The weather has turned unseasonably cold, to the point that the National Weather Service has issued a freeze warning for most of central North Carolina tonight. If it does freeze, this will be the latest frost in more than 20 years, a full month after the average last freeze for this area. Consequently, the tropical plants that I have been moving outside over the past few weeks will need to be moved back into the greenhouse or living room this afternoon, probably to stay there until Wednesday at least. There’s not much to be done about subtropical plants out in the garden which are already well into their spring growth; hopefully the fresh canopy of deciduous leaves on the trees will provide some protection from radiative cooling.
For this week’s Six on Saturday, I am focusing on a single group of greenhouse plants: tropical lady’s slipper orchids of genus Paphiopedilum. A google search will turn up reams of information on cultivating paphs, so I’ll only say that I use a potting mix of Orchiata bark, large perlite, and stalite in roughly equal proportions. To this mix, which is suitable for a wide range of orchids, I add a small amount of crushed oyster shell to provide calcium for the paphs that grow on limestone.
Although different species and hybrids flower throughout the year, there is a peak of blooming in spring. Here are six that are flowering now.
1. Paphiopedilum philippinense varieties.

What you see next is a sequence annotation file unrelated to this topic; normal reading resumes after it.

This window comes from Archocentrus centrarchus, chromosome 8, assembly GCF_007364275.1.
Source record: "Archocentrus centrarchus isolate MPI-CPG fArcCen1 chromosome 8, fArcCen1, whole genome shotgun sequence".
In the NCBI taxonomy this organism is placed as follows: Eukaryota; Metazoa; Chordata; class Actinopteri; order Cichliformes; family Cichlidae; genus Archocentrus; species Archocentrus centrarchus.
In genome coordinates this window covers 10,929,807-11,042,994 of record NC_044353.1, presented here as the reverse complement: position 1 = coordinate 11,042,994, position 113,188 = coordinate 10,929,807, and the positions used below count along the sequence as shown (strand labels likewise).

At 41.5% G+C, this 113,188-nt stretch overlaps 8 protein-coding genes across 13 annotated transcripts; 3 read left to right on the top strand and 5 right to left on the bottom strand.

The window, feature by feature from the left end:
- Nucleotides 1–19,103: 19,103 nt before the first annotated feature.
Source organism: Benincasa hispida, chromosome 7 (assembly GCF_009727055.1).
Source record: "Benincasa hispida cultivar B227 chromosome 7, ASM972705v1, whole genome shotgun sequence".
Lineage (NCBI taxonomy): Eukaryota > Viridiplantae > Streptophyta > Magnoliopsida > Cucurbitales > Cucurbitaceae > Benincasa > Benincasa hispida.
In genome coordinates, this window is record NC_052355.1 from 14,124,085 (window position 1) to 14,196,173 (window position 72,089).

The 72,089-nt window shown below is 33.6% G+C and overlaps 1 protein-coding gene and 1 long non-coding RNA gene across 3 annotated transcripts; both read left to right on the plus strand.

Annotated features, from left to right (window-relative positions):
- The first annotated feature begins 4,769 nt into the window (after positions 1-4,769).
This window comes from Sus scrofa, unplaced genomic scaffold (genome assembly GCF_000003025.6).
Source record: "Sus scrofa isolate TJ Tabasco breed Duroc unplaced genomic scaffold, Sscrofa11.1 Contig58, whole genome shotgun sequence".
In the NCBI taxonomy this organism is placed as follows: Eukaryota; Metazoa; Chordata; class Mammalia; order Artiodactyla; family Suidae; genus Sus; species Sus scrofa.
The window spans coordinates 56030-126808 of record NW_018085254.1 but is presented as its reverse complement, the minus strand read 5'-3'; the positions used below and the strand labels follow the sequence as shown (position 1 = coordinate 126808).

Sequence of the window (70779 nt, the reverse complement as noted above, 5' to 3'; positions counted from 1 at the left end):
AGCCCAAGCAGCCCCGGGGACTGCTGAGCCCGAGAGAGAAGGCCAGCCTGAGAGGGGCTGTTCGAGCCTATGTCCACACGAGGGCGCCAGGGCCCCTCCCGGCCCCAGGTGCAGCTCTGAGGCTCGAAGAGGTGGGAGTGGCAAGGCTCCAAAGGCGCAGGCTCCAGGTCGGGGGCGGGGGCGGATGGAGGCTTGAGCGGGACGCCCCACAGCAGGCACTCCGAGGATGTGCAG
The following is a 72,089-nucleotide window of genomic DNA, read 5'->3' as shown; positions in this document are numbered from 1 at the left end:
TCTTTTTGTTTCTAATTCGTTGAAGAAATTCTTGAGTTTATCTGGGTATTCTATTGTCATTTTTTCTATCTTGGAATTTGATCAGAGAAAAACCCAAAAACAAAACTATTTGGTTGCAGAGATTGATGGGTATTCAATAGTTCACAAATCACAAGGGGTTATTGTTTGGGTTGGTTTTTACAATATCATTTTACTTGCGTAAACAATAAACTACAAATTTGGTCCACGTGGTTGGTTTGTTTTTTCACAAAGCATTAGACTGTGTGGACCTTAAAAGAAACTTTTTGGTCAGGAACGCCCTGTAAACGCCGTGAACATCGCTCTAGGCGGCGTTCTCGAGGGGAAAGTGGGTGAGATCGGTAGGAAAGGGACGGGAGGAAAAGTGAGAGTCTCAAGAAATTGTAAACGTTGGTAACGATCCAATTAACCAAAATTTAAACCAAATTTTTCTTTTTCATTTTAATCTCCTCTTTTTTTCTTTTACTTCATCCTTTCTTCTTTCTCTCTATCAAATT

No prize for guessing the home range of this species. P. philippinense is fairly widespread in the Philippine archipelago and consequently exhibits significant morphological diversity. The plant on the left is a dwarf specimen that I have been growing since 1997. Its relatively short petals would probably define it as P. philippinense var. laevigatum, a variety that is relatively uncommon in cultivation. The taller plant, with its long twisted petals, fits the description of P. philippinense var. roebelenii and is more typical of the specimens that are favored by orchid growers.
2. Paphiopedilum QF Ikaika
This is a new hybrid registered in 2019. Its parentage is Paphiopedilum (rothschildianum x anitum) x philippinense, and I’m going to rate it a solid meh. I assume the breeder was going for large size (from P. rothschildianum), dark color (from P. anitum), and twisted petals (from P. philippinense). Instead, the plant inherited mediocre color, moderate size, petals with hardly any twist, and a small, squat pouch. I’ll give it a few more years to mature, but if it doesn’t improve, it is destined for an orchid society raffle table.
3. Paphiopedilum venustum
According to Hennessy and Hedge , this species from the southeastern foothills of the Himalayas was the first tropical lady’s slipper introduced into cultivation (collected 1816, flowered in England 1819). It has been popular ever since for its veined pouch and distinctively mottled foliage. It definitely comes down on the bizarre/grotesque end of the scale, rather than pretty/elegant. I like it.
4. Paphiopedilum callosum var. sublaeve
A dwarf variety of P callosum that seems to be somewhat intermediate between that species and P. barbatum. This is a first-bloom seedling that I got as a free bonus in an orchid order about a year ago.
5. Paphiopedilum lowii
Compared to the P. lowii that I blogged about last year, this clone has a darker pouch, more brown pigment in the dorsal sepal, and more horizontal petals. I particularly like the horizontal stance of the petals–
6. Paphiopedilum appletonianum with deformed flowers
This is the second time this plant has bloomed, and the flowers were deformed last year, too. I’ll give it one more chance to produce a normal flower before I toss it in the compost bin.
The Propagator is the host of Six on Saturday. Head over there to see his Six and find links to the blogs of other participants.
1. Hennessy, E.F. and Hedge, T.A. (1989) The Slipper Orchids, Acorn Books, Randburg, R.S.A.